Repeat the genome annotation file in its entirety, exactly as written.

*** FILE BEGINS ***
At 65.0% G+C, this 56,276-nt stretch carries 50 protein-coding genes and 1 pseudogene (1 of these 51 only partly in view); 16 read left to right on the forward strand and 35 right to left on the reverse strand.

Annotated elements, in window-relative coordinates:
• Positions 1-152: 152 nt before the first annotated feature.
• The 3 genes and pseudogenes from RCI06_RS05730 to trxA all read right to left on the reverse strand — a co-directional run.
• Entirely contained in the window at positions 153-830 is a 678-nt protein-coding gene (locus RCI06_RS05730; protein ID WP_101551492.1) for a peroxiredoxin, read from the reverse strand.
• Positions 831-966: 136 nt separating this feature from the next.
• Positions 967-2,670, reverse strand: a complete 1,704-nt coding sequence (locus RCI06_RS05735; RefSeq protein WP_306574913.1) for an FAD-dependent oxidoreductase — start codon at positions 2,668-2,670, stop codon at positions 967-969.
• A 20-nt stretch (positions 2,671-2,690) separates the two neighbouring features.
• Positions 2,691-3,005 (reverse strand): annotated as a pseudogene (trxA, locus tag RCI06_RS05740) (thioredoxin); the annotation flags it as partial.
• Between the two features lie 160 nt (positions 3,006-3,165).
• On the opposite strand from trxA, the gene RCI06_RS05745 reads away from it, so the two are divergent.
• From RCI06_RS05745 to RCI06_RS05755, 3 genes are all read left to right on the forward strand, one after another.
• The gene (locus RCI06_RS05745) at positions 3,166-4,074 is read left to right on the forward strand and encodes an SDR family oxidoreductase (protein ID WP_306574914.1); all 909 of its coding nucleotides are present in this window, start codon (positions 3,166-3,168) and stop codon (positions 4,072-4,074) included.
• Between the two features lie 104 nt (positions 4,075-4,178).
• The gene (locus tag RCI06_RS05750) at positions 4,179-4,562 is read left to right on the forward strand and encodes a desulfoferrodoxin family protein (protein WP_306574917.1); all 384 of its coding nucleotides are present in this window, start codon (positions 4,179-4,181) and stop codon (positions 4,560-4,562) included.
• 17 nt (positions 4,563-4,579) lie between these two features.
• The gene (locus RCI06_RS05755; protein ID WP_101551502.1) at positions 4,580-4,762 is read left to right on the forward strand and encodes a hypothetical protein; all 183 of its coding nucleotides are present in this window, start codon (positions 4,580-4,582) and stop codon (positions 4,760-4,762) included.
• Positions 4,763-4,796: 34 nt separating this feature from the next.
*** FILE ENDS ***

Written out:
At 65.0% G+C, this 56,276-nt stretch carries 50 protein-coding genes and 1 pseudogene (1 of these 51 only partly in view); 16 read left to right on the forward strand and 35 right to left on the reverse strand.

Annotated elements, in window-relative coordinates:
• Positions 1-152: 152 nt before the first annotated feature.
• The 3 genes and pseudogenes from RCI06_RS05730 to trxA all read right to left on the reverse strand — a co-directional run.
• Entirely contained in the window at positions 153-830 is a 678-nt protein-coding gene (locus RCI06_RS05730; protein ID WP_101551492.1) for a peroxiredoxin, read from the reverse strand.
• Positions 831-966: 136 nt separating this feature from the next.
• Positions 967-2,670, reverse strand: a complete 1,704-nt coding sequence (locus RCI06_RS05735; RefSeq protein WP_306574913.1) for an FAD-dependent oxidoreductase — start codon at positions 2,668-2,670, stop codon at positions 967-969.
• A 20-nt stretch (positions 2,671-2,690) separates the two neighbouring features.
• Positions 2,691-3,005 (reverse strand): annotated as a pseudogene (trxA, locus tag RCI06_RS05740) (thioredoxin); the annotation flags it as partial.
• Between the two features lie 160 nt (positions 3,006-3,165).
• On the opposite strand from trxA, the gene RCI06_RS05745 reads away from it, so the two are divergent.
• From RCI06_RS05745 to RCI06_RS05755, 3 genes are all read left to right on the forward strand, one after another.
• The gene (locus RCI06_RS05745) at positions 3,166-4,074 is read left to right on the forward strand and encodes an SDR family oxidoreductase (protein ID WP_306574914.1); all 909 of its coding nucleotides are present in this window, start codon (positions 3,166-3,168) and stop codon (positions 4,072-4,074) included.
• Between the two features lie 104 nt (positions 4,075-4,178).
• The gene (locus tag RCI06_RS05750) at positions 4,179-4,562 is read left to right on the forward strand and encodes a desulfoferrodoxin family protein (protein WP_306574917.1); all 384 of its coding nucleotides are present in this window, start codon (positions 4,179-4,181) and stop codon (positions 4,560-4,562) included.
• 17 nt (positions 4,563-4,579) lie between these two features.
• The gene (locus RCI06_RS05755; protein ID WP_101551502.1) at positions 4,580-4,762 is read left to right on the forward strand and encodes a hypothetical protein; all 183 of its coding nucleotides are present in this window, start codon (positions 4,580-4,582) and stop codon (positions 4,760-4,762) included.
• Positions 4,763-4,796: 34 nt separating this feature from the next.